It was one of the great surprises in recent jazz history. A sprawling, three-hour debut album, aptly titled The Epic — replete with long songs in the earnest tradition of 1970s soul-jazz and the Black Arts movement — became a huge hit in 2015. It propelled the artist onto stages where jazz is seldom heard, and launched speculation that Kamasi Washington, the group’s Afro-ed, dashiki-clad saxophonist and bandleader, might be the music’s new savior.
Rumors of the death of jazz are always exaggerated, but with appearances in 2016 at the Bonnaroo, Glastonbury, and Pitchfork festivals (among others), Washington and his close-knit contingent of Los Angeles-raised bandmates have proven quite the remarkable sign of life. In further confirmation that sincere, spiritual jazz has market potential too, Washington headlines Brooklyn Bowl on December 30 and 31, supplanting the big Williamsburg venue’s past indie-rock New Year’s fare (last year, Deer Tick).
For Lucas Sacks, the venue’s booker, the Kamasi effect is real. “Yes,” Sacks says emphatically. “How often do you see a jazz act play big festivals? It’s working for him, and he’s going to help whether he wants to be the poster child or not. He’s going to have a lot of effect in the next couple of years on mainstreaming jazz. Other artists are going to use him as a case study to see how he broke through.”
Ask Washington himself, and he says the success of The Epic still takes him aback — just a little. “I thought it had the potential — like, most people who listened to it would like it,” Washington says. “But I was unsure how many people would give it a chance.”
The album was long in the works, recorded during a month-long session in late 2011 and released on Brainfeeder, the label of L.A. producer Flying Lotus. The unorthodox outlet spoke to Washington’s ties with the L.A. electronic and hip-hop community, a creative crowd that includes bassist Thundercat (whose brother Ronald Bruner Jr. plays drums on The Epic) and Kendrick Lamar, who featured Washington in the band for his album, To Pimp A Butterfly.
“You end up working a lot, making music for other people, and it was beautiful,” Washington says of moving from Lamar’s record and other projects to leader of his own recognized jazz outfit. “But now I’m in a position where I get to put all my energy toward making my own music. And that’s an interesting place.”
Lately, Washington’s touring has slowed and he has begun to record music for an upcoming, as yet unscheduled, new album. The sound is evolving, he says, in ways the Brooklyn Bowl crowd will get the chance to taste. “It’s more contrapuntal, a bit more rhythmic. It’s still who I am, I try not to force the music in any one direction, but I find in what I’m writing there’s a lot of countermelodies. We’re playing the music from The Epic differently too, so it’s like I have new music that really fits the way we play now.”
Behind the rise of Washington and friends, the core of whom form a collective known as the West Coast Get Down, are many factors: the high level of craft, often passed down from musician parents; the hip-hop friendships and networks; a measure of serendipity. But just as important has been patience. “I’ve always known that we’ve got some special music,” says keyboardist Brandon Coleman. “And I just knew it was mostly about time. We’re finally happy, if anything, that people can decipher what we’re saying now.”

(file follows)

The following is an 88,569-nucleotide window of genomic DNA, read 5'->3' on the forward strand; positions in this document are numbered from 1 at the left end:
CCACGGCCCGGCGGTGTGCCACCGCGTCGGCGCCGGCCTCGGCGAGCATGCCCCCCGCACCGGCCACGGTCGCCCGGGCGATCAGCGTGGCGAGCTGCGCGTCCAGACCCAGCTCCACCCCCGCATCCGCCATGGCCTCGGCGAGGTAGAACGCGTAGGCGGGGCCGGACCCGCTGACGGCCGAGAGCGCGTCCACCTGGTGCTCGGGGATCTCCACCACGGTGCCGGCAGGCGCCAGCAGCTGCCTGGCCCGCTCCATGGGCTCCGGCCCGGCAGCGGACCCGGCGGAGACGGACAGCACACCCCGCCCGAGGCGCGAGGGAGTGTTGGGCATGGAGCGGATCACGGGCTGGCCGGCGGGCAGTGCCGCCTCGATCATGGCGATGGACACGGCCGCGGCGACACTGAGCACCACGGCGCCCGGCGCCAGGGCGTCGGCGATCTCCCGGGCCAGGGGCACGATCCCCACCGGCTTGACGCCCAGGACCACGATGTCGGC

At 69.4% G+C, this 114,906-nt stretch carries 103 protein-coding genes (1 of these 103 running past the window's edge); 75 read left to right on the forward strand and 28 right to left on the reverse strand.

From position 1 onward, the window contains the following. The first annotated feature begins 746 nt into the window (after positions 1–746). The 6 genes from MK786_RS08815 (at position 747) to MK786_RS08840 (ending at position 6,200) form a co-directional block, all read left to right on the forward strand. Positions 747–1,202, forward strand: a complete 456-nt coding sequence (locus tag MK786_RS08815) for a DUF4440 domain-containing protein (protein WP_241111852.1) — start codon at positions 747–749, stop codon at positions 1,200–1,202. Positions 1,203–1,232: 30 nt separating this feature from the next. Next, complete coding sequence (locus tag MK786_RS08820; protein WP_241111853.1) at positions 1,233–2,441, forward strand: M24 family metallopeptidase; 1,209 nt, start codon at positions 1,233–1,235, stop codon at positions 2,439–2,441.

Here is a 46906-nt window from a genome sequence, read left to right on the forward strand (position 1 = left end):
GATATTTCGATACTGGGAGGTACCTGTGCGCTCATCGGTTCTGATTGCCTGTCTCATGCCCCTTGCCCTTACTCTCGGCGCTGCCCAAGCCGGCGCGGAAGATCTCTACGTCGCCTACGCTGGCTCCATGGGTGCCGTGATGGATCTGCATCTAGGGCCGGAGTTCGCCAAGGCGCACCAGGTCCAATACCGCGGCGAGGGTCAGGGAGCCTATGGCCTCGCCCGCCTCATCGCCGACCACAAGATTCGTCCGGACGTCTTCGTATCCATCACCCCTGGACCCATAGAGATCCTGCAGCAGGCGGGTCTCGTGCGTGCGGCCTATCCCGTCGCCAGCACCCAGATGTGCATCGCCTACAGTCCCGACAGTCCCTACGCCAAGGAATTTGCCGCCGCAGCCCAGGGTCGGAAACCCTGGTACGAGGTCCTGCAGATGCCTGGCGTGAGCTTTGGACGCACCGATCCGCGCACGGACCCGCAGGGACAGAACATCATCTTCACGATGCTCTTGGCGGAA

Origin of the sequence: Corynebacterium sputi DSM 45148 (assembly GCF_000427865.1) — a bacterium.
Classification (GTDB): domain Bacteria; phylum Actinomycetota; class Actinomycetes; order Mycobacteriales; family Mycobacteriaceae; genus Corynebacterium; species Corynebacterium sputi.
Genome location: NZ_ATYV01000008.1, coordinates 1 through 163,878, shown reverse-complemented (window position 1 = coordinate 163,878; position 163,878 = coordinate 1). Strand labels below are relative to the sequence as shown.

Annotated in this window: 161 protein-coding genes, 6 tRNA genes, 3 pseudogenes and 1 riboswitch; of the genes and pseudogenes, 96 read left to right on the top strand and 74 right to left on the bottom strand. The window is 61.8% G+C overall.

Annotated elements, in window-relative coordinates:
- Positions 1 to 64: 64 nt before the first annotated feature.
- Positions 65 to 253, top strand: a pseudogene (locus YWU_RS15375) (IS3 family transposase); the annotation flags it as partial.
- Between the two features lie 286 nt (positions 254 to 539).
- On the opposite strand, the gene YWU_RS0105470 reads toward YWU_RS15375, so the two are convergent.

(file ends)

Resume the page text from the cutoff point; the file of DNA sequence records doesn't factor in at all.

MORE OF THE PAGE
In 2017, Washington will return his friends’ favor, appearing on their own records — new releases are on deck from Bruner, Coleman, bassist Miles Mosley, and pianist Cameron Graves. With success and side-projects, sessions and tours have become harder to organize, but the sense of a team remains.
“The whole movement is getting attention now because of people like Kamasi,” says Sacks. “And they’ve all got each other’s back.” The West Coast Get Down merges into a broader scene of artists at the crossroads of jazz and, in one form or another, soul and electronic projects: for instance pianist Robert Glasper (with his Black Radio and other crossover projects) and Terrace Martin, a jazz multi-instrumentalist who has also produced for Kendrick Lamar and Snoop Dogg. (There’s a good chance that guests from any of these worlds may make cameos during Washington’s Brooklyn Bowl gigs.)
Coleman says a year and a half touring The Epic confirms that, in the U.S., a new audience is coming to jazz. (In Europe, he says, crowds are always multi-generational.) Here, many who come chat after shows are college-aged, and often don’t recognize the names he gives them when they ask him about his influences or who they should hear. “They’re like, ‘Who’s Frank Zappa? Who’s Bill Evans?,’” Coleman says. “They have no idea who these people are — so we are those new people, almost, in a re-invented way.”
For Washington, icon status can wait: he is most concerned at the moment with making his new album, and with developing a new piece, likely with a visual component, for the upcoming Whitney Biennial, where he is an invited artist. The political turbulence of the current period is not lost on him either. “I’m trying to figure out what my thoughts are,” Washington says. “There’s so much going on in the world, so many messages to send out. At the same time, I like to let the music lead the charge.”
At: Brooklyn Bowl, December 30 and 31
Tickets: $40 for the 30th, $65-75 for 31st
Info: 718-963-3369, brooklynbowl.com